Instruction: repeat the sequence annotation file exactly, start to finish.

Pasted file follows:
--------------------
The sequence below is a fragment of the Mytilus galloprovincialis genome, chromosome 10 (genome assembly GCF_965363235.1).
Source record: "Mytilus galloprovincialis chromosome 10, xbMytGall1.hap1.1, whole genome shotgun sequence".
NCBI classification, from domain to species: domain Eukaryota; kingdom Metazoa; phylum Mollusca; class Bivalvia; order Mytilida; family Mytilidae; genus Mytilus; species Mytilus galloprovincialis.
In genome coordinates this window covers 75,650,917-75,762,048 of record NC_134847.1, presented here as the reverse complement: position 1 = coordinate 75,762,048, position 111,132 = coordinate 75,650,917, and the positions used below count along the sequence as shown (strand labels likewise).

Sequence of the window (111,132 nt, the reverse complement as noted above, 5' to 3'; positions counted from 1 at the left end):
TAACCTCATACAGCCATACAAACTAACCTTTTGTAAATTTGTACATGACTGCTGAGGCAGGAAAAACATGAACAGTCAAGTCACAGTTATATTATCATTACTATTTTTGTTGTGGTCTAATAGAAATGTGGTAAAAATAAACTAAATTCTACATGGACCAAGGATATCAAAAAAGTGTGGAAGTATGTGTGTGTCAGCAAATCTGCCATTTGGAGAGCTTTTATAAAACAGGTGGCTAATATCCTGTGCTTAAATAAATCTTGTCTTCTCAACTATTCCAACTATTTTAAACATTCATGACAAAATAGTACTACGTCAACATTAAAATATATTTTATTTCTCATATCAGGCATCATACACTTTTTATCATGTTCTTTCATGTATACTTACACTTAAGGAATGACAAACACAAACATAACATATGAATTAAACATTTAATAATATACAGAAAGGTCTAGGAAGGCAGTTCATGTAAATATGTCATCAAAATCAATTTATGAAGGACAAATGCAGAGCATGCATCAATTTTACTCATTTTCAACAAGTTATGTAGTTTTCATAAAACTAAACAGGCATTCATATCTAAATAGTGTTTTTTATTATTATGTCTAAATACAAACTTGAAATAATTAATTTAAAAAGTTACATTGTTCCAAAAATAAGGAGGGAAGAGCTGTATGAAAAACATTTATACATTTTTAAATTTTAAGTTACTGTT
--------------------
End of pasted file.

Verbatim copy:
The sequence below is a fragment of the Mytilus galloprovincialis genome, chromosome 10 (genome assembly GCF_965363235.1).
Source record: "Mytilus galloprovincialis chromosome 10, xbMytGall1.hap1.1, whole genome shotgun sequence".
NCBI classification, from domain to species: domain Eukaryota; kingdom Metazoa; phylum Mollusca; class Bivalvia; order Mytilida; family Mytilidae; genus Mytilus; species Mytilus galloprovincialis.
In genome coordinates this window covers 75,650,917-75,762,048 of record NC_134847.1, presented here as the reverse complement: position 1 = coordinate 75,762,048, position 111,132 = coordinate 75,650,917, and the positions used below count along the sequence as shown (strand labels likewise).

Sequence of the window (111,132 nt, the reverse complement as noted above, 5' to 3'; positions counted from 1 at the left end):
TAACCTCATACAGCCATACAAACTAACCTTTTGTAAATTTGTACATGACTGCTGAGGCAGGAAAAACATGAACAGTCAAGTCACAGTTATATTATCATTACTATTTTTGTTGTGGTCTAATAGAAATGTGGTAAAAATAAACTAAATTCTACATGGACCAAGGATATCAAAAAAGTGTGGAAGTATGTGTGTGTCAGCAAATCTGCCATTTGGAGAGCTTTTATAAAACAGGTGGCTAATATCCTGTGCTTAAATAAATCTTGTCTTCTCAACTATTCCAACTATTTTAAACATTCATGACAAAATAGTACTACGTCAACATTAAAATATATTTTATTTCTCATATCAGGCATCATACACTTTTTATCATGTTCTTTCATGTATACTTACACTTAAGGAATGACAAACACAAACATAACATATGAATTAAACATTTAATAATATACAGAAAGGTCTAGGAAGGCAGTTCATGTAAATATGTCATCAAAATCAATTTATGAAGGACAAATGCAGAGCATGCATCAATTTTACTCATTTTCAACAAGTTATGTAGTTTTCATAAAACTAAACAGGCATTCATATCTAAATAGTGTTTTTTATTATTATGTCTAAATACAAACTTGAAATAATTAATTTAAAAAGTTACATTGTTCCAAAAATAAGGAGGGAAGAGCTGTATGAAAAACATTTATACATTTTTAAATTTTAAGTTACTGTT